Civilian Conservation Corps on PBS
Saw PBS's Civilian Conservation Corps last night... WATCH IT.
No matter what your politics, it is interesting and timely to revisit this period of United States history today.
"I remember as a child growing up in North Carolina looking up and watching Kansas fly by - the dustbowl reaching North Carolina, of course. I also remember fires... floods... drought... erosion, soil gone...What do you have to live on?Wilkes-Barre, Pennsylvania pulling out the bodies of dead miners from the mines.
We were in a sad condition, environmentally.
The word environmental wasn't there at the time basically, but the situation was, and it was a critical situation.
We didn't have food, we didn't have jobs.
I don't think people realize how close this nation came to having a revolution."
He met my grandmother while riding those trains, stopping in Edenton and falling in love.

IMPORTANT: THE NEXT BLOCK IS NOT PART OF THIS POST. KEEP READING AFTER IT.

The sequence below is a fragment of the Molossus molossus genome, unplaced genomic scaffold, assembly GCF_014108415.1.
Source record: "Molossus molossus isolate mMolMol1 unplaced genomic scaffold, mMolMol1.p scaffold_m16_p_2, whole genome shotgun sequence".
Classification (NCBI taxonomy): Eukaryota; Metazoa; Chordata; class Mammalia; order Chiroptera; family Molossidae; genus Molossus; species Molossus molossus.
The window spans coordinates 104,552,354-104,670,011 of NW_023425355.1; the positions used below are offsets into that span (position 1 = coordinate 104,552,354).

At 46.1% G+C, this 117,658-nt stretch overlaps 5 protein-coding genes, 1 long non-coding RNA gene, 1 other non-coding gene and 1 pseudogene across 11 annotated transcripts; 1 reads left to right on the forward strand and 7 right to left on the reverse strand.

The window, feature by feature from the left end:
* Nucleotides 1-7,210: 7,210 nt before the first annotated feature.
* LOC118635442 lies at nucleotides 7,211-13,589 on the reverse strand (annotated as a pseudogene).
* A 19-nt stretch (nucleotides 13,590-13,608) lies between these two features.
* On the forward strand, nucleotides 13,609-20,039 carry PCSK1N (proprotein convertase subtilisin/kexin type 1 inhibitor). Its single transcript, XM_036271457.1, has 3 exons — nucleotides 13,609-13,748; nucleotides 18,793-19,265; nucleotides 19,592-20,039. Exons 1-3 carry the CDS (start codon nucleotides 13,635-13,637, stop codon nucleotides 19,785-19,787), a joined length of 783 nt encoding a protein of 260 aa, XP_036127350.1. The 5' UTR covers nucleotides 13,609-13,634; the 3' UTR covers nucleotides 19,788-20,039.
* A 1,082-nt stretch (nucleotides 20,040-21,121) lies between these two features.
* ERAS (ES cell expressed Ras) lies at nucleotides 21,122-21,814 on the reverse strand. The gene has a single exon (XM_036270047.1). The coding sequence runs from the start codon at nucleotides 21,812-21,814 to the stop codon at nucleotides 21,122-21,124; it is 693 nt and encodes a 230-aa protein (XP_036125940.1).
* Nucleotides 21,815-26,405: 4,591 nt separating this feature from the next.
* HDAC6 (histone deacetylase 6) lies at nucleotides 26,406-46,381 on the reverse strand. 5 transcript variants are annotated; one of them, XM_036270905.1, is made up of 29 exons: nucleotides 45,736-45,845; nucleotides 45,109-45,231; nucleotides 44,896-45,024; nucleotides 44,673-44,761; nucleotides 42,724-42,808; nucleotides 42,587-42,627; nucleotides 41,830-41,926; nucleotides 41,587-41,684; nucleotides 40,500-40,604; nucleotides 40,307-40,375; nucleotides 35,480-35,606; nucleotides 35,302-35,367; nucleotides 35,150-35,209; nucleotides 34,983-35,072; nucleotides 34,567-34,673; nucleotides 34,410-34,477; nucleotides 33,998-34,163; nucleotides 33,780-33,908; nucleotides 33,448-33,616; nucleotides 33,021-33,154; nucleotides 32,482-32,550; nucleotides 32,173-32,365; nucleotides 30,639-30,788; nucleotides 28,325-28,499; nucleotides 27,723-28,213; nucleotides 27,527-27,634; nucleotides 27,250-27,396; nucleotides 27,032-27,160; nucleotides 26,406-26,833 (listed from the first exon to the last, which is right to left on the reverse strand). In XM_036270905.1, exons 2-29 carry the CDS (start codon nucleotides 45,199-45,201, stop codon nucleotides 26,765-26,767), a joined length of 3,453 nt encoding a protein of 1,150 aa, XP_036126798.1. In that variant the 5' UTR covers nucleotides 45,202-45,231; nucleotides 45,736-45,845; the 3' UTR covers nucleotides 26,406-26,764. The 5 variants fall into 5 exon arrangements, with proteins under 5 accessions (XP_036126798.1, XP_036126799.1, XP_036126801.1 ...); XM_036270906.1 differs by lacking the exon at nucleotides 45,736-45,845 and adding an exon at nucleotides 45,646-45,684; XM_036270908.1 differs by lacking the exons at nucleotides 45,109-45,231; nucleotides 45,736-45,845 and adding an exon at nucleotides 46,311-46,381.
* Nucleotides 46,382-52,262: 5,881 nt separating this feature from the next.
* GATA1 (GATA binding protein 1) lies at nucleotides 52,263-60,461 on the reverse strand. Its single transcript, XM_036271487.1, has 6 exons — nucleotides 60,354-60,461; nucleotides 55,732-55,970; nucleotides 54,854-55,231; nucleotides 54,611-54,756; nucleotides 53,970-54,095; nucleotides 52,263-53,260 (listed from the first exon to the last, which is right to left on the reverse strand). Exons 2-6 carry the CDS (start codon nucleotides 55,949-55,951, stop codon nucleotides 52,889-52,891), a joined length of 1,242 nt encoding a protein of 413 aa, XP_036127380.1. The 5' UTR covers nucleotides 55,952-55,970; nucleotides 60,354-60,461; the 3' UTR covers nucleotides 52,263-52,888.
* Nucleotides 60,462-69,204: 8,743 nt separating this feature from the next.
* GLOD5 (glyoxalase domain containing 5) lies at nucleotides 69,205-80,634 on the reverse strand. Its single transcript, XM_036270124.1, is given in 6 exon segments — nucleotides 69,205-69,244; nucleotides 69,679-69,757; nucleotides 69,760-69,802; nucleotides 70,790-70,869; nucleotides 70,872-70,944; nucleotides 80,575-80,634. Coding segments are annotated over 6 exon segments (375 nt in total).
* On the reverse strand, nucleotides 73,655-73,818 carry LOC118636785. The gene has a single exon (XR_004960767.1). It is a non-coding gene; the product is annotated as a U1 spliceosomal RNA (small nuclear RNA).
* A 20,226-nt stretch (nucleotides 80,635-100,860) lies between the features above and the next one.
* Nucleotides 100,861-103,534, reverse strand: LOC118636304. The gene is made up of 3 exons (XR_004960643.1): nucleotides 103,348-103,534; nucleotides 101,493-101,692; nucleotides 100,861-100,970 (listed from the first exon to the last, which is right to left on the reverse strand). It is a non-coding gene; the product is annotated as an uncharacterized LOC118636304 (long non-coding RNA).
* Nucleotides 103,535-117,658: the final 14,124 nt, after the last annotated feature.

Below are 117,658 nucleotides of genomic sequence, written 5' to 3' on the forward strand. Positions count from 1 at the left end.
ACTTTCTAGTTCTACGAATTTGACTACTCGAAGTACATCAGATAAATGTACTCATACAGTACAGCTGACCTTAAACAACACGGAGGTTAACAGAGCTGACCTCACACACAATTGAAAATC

What options did they have? There were none.
My grandparents somehow pulled optimism out of thin air and became entrepreneurs when there were no jobs. Uneducated, they were able earn and save money, enough to buy a house, provide for their children, and own their own business.
my crazy grandparents ended up meeting the Beatles, started a music studio, and had their own local tv show with my dad and aunt on it. But farming, and food production, remained with them, reflected in my grandmother's bountiful garden.
Was it really just three generations ago topsoil flew through the air across the states?
Was it just three generations ago that pretty much everyone had food production on some level, chickens were common and practical, and your city neighborhood yard might have a pair of goats and even a pony?
[Copeland's note: No prefab pics until next week- I am volunteering for Raise The Roof, the annual fundraiser for The Children's Home Society this weekend. Because every child deserves a home.]